Murray looks likely to meet a lot more conflict off court than he did on it against Broady

Andy Murray following victory over Liam Broady.
Andy Murray following victory over Liam Broady.
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BRITISH No 1 Andy Murray has told Sergiy Stakhovsky he will not change his support for equal prize money.

Murray is joining Ukrainian Stakhovsky on the ATP Player Council, and there are likely to be some feisty exchanges given their differing views.

Doncaster-based Tara Moore in action against Alison Van Uytvanck.

Doncaster-based Tara Moore in action against Alison Van Uytvanck.

Murray is the staunchest defender of equality in the men’s game, while Stakhovsky, whom Murray beat to win the junior title at the US Open in 2004, is the most vocal opponent of equal prize money.

The pair engaged in a Twitter spat in March when debate was ignited again by the controversial comments from former Indian Wells tournament director Ray Moore.

Murray will be joined by brother Jamie on the Council, and Stakhovsky is reported as saying: “Maybe when they get to be part of the negotiation of prize money they will see what it means to increase the prize money and what it means to be pulled back by equal prize money. It is emotional, but I don’t see it as rational.”

Murray accepts there are nuances to the issue, but does not expect his principles to change.

“I wouldn’t have thought so,” he said. “I know there’s certain events, like in Washington, for example, where for the men, it’s a 500, for the women, it’s a smaller event.

“In Brisbane, the men, it’s a 250 event, for the women, it’s a bigger event. Things like that you can understand a little bit more. But, no. Sergiy isn’t always right. Everyone has opinions. I’m wrong sometimes. He’s also wrong sometimes.”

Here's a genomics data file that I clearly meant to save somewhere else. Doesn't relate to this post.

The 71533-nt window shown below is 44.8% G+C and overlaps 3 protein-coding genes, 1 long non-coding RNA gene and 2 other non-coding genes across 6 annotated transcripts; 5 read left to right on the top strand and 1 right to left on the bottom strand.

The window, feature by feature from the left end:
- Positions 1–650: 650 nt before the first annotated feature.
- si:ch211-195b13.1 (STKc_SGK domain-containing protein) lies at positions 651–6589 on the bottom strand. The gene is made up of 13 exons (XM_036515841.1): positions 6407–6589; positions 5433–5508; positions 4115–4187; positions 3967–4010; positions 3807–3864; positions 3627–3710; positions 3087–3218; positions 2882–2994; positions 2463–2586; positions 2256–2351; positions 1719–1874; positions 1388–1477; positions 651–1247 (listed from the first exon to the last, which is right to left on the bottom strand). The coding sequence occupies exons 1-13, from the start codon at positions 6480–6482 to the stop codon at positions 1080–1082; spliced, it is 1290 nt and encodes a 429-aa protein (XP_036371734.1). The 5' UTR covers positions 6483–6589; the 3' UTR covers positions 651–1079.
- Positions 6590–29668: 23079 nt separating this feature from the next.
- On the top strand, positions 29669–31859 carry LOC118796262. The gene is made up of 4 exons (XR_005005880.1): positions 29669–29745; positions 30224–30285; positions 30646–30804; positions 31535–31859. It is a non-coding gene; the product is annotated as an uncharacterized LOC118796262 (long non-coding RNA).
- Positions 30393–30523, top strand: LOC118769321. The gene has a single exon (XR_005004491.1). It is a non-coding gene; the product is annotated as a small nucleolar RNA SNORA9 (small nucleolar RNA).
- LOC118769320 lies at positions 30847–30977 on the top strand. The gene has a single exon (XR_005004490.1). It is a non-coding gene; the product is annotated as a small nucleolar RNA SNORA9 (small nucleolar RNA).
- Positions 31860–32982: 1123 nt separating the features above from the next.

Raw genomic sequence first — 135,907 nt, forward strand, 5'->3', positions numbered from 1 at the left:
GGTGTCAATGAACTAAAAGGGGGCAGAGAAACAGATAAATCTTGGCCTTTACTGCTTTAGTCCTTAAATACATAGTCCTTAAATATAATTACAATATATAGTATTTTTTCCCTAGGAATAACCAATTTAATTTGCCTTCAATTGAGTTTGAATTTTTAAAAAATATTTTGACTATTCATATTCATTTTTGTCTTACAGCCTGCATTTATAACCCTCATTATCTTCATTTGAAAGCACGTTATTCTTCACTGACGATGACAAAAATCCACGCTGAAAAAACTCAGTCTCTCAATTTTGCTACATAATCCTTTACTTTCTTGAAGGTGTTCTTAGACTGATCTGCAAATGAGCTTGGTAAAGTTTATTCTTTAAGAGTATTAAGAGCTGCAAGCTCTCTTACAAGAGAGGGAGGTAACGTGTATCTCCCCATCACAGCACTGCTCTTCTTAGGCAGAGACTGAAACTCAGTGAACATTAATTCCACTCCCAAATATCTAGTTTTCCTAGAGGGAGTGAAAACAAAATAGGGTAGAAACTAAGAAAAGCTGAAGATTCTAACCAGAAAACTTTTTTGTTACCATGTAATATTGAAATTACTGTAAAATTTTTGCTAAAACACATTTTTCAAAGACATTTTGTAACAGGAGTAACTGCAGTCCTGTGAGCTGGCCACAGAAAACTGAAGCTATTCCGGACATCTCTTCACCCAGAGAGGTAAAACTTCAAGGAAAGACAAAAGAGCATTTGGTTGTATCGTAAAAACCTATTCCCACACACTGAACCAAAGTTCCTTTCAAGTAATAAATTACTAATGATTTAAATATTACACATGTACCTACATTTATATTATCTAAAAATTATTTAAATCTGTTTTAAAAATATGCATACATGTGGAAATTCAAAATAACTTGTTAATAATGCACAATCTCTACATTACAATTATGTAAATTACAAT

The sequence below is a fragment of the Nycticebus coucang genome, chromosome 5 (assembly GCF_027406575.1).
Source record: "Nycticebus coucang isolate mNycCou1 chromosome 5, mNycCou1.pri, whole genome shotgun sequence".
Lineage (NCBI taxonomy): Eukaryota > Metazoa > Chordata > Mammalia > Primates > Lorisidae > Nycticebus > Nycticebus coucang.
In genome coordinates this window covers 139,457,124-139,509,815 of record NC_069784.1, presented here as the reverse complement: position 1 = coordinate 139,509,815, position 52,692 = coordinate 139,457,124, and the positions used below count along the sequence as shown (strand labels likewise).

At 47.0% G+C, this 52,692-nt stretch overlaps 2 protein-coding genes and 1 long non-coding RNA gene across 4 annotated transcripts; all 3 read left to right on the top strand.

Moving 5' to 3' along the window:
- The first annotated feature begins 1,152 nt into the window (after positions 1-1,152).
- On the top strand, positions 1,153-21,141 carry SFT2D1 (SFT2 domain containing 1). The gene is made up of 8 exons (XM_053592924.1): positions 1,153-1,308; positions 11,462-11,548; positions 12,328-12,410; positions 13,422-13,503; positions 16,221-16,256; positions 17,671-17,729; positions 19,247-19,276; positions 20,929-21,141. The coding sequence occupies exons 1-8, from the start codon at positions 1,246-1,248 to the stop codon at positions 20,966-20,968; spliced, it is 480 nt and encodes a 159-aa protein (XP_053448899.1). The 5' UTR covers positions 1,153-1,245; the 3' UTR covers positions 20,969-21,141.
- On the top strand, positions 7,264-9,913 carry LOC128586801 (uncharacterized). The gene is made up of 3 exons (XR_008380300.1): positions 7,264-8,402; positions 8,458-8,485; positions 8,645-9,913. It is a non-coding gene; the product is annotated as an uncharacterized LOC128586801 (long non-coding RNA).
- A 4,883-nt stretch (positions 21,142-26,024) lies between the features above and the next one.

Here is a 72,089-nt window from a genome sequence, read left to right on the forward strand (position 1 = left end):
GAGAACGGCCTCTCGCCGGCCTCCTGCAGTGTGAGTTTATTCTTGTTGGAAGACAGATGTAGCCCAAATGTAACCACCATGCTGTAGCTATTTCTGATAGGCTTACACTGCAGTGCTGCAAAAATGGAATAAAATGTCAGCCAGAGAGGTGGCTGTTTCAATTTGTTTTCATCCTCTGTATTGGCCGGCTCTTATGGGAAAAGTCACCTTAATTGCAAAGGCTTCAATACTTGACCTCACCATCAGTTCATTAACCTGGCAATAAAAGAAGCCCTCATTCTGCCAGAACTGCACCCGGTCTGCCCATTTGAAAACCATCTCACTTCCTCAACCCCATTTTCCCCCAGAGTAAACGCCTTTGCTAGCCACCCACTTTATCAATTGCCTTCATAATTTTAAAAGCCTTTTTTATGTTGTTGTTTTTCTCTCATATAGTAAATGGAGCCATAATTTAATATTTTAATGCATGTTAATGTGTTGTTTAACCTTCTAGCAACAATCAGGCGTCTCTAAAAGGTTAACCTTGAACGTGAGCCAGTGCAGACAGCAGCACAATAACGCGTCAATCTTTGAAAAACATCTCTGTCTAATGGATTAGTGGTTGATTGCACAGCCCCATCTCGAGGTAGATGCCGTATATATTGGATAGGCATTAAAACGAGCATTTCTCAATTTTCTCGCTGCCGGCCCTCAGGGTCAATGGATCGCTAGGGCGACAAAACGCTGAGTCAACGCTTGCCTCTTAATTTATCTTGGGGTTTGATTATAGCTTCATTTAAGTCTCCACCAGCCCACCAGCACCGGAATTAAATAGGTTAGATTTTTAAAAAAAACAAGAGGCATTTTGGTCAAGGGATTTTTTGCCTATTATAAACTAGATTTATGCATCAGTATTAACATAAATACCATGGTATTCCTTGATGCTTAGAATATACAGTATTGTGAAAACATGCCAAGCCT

There were no first-round dramas for Murray on the court at Wimbledon as he eased past countryman Liam Broady.

After being taken to five sets in his first two matches at the French Open, Murray needed just an hour and 42 minutes to defeat 22-year-old wild card Broady 6-2 6-3 6-4.

The match finished moments before rain arrived, and Murray, who next plays Lu Yen-hsun of Chinese Taipei, was content with his performance. He said: “It’s not that easy playing someone you know so well, but I did okay.

“I hit the ball pretty clean. I think offensively was good. I felt like I could have moved a little bit better. I didn’t defend as well as usual. But I served well. That was pleasing.

“I had maybe a couple of chances in the third set to go up a double break. Maybe I could have done a bit better there. But, for a first match, to get it done in three sets is good.

“The French Open was tough for me. I had a couple of long matches to start the tournament. I have also done it a lot of times in slams where I have been quick in the first week. I just need to try and understand why that’s been the case in the past, and hopefully I can have another good start here.”

Murray’s meeting with Broady was the first time in a decade two British players have faced each other in singles at a grand slam and the first time in 15 years at Wimbledon. The first two sets were one-sided and went by in only 55 minutes, but Broady dug in admirably after dropping serve in the opening game of the third set.

The world No 235 said: “At the end, we’re walking off the court, he asked me if I enjoyed it. I was like, ‘Yeah, of course I did. I played Andy Murray on Centre Court. What can’t I enjoy?’”